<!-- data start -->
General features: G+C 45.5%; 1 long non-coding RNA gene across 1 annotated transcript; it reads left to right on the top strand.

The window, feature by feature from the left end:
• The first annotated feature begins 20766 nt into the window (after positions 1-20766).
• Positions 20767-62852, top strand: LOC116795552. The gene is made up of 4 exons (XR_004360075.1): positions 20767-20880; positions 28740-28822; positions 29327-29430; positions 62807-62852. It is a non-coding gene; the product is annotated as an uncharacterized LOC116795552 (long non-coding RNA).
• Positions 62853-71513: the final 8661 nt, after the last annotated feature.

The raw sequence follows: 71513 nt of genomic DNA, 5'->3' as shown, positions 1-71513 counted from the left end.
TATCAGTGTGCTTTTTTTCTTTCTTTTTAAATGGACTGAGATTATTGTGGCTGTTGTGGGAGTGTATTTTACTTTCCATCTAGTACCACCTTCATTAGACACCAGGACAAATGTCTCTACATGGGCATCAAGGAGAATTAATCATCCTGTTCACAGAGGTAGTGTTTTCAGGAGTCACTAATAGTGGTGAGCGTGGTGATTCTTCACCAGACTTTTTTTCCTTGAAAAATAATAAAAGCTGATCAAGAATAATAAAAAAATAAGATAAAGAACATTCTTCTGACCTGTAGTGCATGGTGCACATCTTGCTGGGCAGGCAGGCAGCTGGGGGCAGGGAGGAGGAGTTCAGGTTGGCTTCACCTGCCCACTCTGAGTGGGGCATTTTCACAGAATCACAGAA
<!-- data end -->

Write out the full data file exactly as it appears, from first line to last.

General features: G+C 45.5%; 1 long non-coding RNA gene across 1 annotated transcript; it reads left to right on the top strand.

The window, feature by feature from the left end:
• The first annotated feature begins 20766 nt into the window (after positions 1-20766).
• Positions 20767-62852, top strand: LOC116795552. The gene is made up of 4 exons (XR_004360075.1): positions 20767-20880; positions 28740-28822; positions 29327-29430; positions 62807-62852. It is a non-coding gene; the product is annotated as an uncharacterized LOC116795552 (long non-coding RNA).
• Positions 62853-71513: the final 8661 nt, after the last annotated feature.

The raw sequence follows: 71513 nt of genomic DNA, 5'->3' as shown, positions 1-71513 counted from the left end.
TATCAGTGTGCTTTTTTTCTTTCTTTTTAAATGGACTGAGATTATTGTGGCTGTTGTGGGAGTGTATTTTACTTTCCATCTAGTACCACCTTCATTAGACACCAGGACAAATGTCTCTACATGGGCATCAAGGAGAATTAATCATCCTGTTCACAGAGGTAGTGTTTTCAGGAGTCACTAATAGTGGTGAGCGTGGTGATTCTTCACCAGACTTTTTTTCCTTGAAAAATAATAAAAGCTGATCAAGAATAATAAAAAAATAAGATAAAGAACATTCTTCTGACCTGTAGTGCATGGTGCACATCTTGCTGGGCAGGCAGGCAGCTGGGGGCAGGGAGGAGGAGTTCAGGTTGGCTTCACCTGCCCACTCTGAGTGGGGCATTTTCACAGAATCACAGAA